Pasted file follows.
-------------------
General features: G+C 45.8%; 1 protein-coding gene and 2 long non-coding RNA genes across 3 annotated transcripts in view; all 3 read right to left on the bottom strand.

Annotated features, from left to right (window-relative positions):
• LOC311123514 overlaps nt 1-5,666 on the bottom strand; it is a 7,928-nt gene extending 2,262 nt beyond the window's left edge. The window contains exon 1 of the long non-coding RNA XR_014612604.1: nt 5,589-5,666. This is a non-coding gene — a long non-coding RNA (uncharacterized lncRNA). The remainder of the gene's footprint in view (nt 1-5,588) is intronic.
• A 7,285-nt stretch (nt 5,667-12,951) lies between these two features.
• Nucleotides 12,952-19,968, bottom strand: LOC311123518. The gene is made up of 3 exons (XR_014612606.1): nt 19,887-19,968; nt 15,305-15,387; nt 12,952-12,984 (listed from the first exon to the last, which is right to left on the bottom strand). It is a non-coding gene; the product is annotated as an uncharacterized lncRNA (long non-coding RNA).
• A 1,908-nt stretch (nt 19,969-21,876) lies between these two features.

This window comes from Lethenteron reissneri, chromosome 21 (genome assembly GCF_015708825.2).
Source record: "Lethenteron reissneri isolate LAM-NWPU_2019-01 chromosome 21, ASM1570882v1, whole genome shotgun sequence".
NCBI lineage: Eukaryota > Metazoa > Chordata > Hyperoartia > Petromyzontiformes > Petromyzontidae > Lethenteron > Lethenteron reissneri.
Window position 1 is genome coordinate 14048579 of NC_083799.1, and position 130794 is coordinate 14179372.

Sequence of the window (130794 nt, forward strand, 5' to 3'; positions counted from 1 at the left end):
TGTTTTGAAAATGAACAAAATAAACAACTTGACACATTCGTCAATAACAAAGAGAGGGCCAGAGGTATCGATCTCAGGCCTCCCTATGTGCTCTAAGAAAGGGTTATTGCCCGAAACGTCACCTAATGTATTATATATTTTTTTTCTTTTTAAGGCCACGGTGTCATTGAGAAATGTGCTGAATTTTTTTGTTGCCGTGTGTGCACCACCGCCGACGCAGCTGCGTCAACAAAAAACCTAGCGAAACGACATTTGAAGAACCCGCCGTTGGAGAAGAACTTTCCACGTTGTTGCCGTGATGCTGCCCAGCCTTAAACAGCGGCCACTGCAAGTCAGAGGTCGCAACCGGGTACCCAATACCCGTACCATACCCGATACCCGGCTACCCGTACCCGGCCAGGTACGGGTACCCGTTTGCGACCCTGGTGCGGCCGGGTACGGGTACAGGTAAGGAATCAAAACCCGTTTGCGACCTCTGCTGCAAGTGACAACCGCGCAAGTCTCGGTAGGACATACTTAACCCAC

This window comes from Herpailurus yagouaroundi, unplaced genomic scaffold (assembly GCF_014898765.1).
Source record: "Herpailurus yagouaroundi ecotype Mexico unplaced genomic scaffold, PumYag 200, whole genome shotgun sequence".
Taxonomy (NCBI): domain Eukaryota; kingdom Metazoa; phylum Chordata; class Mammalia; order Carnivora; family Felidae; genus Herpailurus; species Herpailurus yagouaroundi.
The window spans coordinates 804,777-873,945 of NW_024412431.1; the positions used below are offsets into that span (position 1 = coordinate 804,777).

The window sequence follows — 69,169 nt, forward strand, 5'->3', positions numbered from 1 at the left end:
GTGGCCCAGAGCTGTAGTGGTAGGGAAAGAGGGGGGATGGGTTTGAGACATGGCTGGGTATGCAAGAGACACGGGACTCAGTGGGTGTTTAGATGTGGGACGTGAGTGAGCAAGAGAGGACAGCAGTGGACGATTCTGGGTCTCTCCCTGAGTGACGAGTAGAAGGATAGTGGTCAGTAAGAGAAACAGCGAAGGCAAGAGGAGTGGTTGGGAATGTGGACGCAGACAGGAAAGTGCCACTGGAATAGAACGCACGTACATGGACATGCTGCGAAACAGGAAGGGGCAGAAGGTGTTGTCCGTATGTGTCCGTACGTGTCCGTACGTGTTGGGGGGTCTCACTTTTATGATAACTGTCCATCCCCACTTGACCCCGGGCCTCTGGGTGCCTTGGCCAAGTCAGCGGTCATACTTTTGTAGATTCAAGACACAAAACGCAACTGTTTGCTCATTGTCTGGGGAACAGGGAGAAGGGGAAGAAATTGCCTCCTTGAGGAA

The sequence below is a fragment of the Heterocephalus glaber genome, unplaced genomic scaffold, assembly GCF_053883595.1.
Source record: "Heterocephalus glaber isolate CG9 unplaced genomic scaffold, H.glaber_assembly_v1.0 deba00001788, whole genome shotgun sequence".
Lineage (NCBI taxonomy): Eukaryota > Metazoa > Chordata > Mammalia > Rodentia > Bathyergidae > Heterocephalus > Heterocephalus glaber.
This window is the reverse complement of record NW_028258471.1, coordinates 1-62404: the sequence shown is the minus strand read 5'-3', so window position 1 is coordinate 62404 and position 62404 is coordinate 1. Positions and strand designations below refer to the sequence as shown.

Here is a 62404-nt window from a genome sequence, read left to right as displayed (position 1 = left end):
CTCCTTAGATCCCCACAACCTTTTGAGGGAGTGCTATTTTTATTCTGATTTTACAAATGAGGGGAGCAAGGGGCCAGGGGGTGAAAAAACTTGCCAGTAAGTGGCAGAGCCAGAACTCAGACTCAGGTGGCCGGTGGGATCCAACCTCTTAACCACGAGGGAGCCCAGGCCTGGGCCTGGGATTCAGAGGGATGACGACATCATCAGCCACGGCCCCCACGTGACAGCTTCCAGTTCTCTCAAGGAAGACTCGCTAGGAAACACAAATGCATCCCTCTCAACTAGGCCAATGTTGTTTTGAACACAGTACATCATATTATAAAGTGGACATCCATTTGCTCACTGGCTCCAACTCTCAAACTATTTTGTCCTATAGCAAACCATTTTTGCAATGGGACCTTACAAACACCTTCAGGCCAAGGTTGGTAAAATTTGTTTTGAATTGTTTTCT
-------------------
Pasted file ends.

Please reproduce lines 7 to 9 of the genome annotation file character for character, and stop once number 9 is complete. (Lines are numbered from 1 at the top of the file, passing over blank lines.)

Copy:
This window comes from Lethenteron reissneri, chromosome 21 (genome assembly GCF_015708825.2).
Source record: "Lethenteron reissneri isolate LAM-NWPU_2019-01 chromosome 21, ASM1570882v1, whole genome shotgun sequence".
NCBI lineage: Eukaryota > Metazoa > Chordata > Hyperoartia > Petromyzontiformes > Petromyzontidae > Lethenteron > Lethenteron reissneri.